Hedge fund strategies can thrive on uncertainty – even if fundamentals are unclear
Bruce Amlicke, Chief Investment Officer, UBS Hedge Fund Solutions
Today, markets gyrate with each headline from Washington. As it pertains to global trade, headlines have made some sector and geographical investing quite challenging. While over time these news flashes may have a diminishing impact on markets, participants continue to price in higher uncertainty and thus volatility. This can be evidenced not only in cross-asset implied volatilities but also in more idiosyncratic areas like cross border merger deals.
In addition, with signs of further interest rate hikes, market participants have begun to view the US as if it is in the latter stages of economic expansion. The aging of the bull market has shown up as asset allocator shifts typical of late cycle phenomena, such as towards assets tied to inflation (i.e. financials and commodities) are occurring.
The ways that market technicals drive volatility were exemplified in Q1 2018 when the dramatic volatility surge (in the equity market selloff) forced further reductions of equity exposure. While initial catalysts for February’s moves were possibly as mundane as investors rebalancing portfolios after a strong January start for equities, the price moves were exaggerated by technical selling from systematic strategies including risk premia, risk parity, volatility targeting, short volatility positions and trend-following strategies. Interestingly, most hedge funds were able to maintain their gross exposure due to strong performance, which supported alpha during the risk-off move.
Fundamentally, the inflation backdrop remains uncertain, regardless of fiscal stimulus. While the output gap in the US does appear to be closing and rate hikes have accelerated, long-term deflationary trends (disruptive technology, the demographics of developed markets, the globalization of labor and consumption) are very real and possibly underappreciated forces. Coupled with the sudden deterioration in European economic data, and a surprisingly firmer footing of the Asian economic cycle, the picture is less clear. It is therefore possible that inflation could stay muted for some time despite market expectations.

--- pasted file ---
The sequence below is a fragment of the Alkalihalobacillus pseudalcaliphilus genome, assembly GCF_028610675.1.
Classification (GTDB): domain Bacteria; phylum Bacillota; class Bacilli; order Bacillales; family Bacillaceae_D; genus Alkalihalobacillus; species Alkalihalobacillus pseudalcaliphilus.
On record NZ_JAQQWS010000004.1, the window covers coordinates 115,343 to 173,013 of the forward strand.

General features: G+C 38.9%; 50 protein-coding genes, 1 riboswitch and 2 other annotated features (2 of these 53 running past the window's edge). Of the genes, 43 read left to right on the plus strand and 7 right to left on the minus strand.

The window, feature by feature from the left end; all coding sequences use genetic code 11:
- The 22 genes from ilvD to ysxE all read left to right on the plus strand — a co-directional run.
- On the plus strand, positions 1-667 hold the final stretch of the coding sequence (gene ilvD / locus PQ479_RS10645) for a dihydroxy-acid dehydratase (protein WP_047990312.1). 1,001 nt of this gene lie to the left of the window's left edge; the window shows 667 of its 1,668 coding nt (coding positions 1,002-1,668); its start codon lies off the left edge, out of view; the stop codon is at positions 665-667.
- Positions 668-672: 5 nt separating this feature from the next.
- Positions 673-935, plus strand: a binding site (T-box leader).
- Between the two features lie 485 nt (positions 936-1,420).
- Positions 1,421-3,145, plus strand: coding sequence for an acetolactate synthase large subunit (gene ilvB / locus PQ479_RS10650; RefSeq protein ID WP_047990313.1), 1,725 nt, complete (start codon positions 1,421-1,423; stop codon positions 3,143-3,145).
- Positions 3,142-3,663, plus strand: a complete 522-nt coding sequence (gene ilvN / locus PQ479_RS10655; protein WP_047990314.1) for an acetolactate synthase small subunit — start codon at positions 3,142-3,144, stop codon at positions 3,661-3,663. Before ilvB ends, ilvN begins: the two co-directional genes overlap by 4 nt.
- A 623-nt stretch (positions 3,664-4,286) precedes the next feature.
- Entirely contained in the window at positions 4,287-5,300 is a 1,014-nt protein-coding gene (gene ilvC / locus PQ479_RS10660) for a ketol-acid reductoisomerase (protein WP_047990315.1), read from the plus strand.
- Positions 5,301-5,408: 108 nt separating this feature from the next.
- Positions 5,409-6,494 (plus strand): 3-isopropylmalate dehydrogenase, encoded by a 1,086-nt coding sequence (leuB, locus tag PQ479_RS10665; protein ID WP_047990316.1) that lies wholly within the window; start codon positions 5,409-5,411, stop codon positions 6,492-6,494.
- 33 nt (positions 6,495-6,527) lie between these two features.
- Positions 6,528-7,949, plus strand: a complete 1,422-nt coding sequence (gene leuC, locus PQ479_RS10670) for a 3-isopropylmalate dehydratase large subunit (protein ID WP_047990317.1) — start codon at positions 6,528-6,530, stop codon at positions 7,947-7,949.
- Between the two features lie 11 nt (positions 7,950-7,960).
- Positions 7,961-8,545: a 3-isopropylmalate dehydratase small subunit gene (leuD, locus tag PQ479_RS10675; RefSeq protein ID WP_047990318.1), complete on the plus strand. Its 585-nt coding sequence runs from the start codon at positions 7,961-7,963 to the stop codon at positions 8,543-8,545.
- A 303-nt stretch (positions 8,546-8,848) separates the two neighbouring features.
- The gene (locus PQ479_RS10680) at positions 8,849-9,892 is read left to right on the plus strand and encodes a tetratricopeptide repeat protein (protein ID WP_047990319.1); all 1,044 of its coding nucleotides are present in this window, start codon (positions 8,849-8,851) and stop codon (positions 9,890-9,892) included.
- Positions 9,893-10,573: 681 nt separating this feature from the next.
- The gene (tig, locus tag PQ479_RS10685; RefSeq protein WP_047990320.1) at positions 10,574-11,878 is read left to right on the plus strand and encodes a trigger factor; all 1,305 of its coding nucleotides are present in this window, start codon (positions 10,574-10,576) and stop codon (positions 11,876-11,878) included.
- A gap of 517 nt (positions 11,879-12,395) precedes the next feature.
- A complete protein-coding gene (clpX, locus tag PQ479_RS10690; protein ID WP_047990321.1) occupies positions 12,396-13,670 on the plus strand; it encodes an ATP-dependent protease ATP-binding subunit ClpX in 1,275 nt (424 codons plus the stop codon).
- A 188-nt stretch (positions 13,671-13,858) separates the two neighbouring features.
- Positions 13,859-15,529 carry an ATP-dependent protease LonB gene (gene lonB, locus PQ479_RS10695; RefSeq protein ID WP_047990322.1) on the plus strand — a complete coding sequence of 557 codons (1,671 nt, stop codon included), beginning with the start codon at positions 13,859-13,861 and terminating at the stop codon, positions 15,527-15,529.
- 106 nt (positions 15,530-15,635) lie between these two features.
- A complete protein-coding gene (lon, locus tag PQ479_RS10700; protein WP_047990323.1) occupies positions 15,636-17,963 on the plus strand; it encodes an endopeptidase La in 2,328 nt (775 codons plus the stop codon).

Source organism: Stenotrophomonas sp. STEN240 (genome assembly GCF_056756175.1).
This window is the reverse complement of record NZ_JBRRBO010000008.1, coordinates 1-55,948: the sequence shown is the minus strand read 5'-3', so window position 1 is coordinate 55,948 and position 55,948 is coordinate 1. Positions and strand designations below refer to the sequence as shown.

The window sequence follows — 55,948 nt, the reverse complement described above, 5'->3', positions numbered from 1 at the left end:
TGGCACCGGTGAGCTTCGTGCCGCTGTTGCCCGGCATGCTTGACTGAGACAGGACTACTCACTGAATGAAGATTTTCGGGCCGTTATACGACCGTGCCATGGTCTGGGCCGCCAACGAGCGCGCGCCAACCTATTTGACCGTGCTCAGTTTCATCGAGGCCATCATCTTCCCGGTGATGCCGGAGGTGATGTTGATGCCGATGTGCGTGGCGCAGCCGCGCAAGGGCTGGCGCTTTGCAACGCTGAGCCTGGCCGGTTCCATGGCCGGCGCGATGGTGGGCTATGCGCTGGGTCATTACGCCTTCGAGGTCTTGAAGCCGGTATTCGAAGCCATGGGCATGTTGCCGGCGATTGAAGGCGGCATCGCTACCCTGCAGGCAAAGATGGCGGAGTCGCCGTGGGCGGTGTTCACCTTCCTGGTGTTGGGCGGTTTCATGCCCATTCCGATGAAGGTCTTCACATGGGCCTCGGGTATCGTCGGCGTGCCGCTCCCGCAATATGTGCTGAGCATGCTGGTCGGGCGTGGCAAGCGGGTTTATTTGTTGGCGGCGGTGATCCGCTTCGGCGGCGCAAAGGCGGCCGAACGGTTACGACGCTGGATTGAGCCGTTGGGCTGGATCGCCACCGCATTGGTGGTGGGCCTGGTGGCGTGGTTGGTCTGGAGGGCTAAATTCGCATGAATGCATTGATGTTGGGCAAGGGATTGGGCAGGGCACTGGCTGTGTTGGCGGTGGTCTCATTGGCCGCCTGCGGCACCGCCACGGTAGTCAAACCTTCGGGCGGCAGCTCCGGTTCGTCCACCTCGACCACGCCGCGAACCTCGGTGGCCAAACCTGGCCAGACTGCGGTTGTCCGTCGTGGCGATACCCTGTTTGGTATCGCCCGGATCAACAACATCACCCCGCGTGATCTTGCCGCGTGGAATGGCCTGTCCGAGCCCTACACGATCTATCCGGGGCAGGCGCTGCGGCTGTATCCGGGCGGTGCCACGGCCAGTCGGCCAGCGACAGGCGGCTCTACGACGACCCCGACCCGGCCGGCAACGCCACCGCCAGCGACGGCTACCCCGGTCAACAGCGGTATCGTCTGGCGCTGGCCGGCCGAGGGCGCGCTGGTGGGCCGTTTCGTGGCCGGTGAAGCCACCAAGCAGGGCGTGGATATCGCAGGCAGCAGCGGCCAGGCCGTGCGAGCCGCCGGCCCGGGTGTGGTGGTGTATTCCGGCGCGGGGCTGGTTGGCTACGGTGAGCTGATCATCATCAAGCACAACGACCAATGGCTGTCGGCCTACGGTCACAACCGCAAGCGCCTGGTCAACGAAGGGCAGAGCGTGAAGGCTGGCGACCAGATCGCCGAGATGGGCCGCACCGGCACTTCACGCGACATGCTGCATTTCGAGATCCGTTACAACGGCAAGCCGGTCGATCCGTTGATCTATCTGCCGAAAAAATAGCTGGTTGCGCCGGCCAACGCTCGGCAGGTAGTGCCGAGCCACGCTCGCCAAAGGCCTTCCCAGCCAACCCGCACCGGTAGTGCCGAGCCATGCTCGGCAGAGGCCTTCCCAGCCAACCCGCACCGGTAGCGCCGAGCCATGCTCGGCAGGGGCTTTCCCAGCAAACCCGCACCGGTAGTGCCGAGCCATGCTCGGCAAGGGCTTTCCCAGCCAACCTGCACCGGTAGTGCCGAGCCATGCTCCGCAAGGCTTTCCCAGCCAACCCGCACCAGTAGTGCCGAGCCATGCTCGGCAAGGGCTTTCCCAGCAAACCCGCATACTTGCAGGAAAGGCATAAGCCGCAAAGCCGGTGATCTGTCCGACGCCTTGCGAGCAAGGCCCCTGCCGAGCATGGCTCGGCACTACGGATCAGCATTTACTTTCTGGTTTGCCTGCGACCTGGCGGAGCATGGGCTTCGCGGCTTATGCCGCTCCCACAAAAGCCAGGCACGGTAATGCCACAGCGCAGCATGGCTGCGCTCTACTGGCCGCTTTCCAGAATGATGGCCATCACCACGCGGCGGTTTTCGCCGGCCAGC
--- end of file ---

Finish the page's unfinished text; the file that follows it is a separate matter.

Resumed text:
In Equity Hedged, we expect global alpha generation to be positive, but muted after a period of strong performance. All eyes are watching technology and momentum. Market technicals may again come into play if weakness persists, potentially forcing managers to de-risk from elevated levels. In our Equity Hedged allocations, we prefer catalysts over crowded thematic approaches. We expect geography will continue to matter and we prefer exposures in Asia and Europe over the US.
Towards the end of Q1, overbought credit markets retraced some of their recent gains and spreads widened. This is natural in a more volatile market environment. However, we believe the story to follow closely is how expected US interest rate hikes begin to impact credit markets. With leverage high in corporate America, companies that falter may start to run into difficulties refinancing or servicing debt. In the meantime, we find high quality asset-backed and cash flowing securities, including mortgage credit and reinsurance to be attractive. This is an environment where active management and agile portfolio management can pay dividends.
Relative Value strategies can ideally deliver a consistent return, with additional alpha if volatility remains elevated. Our conviction in Fixed Income Relative Value is particularly strong due to increased rate volatility and flows, despite an overall flatter US yield curve. Idiosyncratic risk and return dispersion also led to a strong quarter for both statistical arbitrage and fundamentally-based quant strategies. There have also been tailwinds in the event-driven space due to tax reform, deregulation and repatriation.
The discretionary trading community has largely been involved in reflation themes over the past year, and it finally paid off recently as US rates moved higher and curves flattened. Tactical trading in equities has provided strong gains for many who took advantage of cheap implied volatility in Q4 2017 to establish punchy upside exposure to a move higher in equities—and then were able to take gains before markets reversed. Emerging markets have also continued to provide good alpha, despite some wobbles amid risk-off sentiment. Long EM local rate trades (Greece, Argentina, Egypt) and short US rates (hedges) proved profitable on both the long and short side of portfolios. We are cautious about overall EM beta exposure and confident that managers can capture a more two-way opportunity set this year.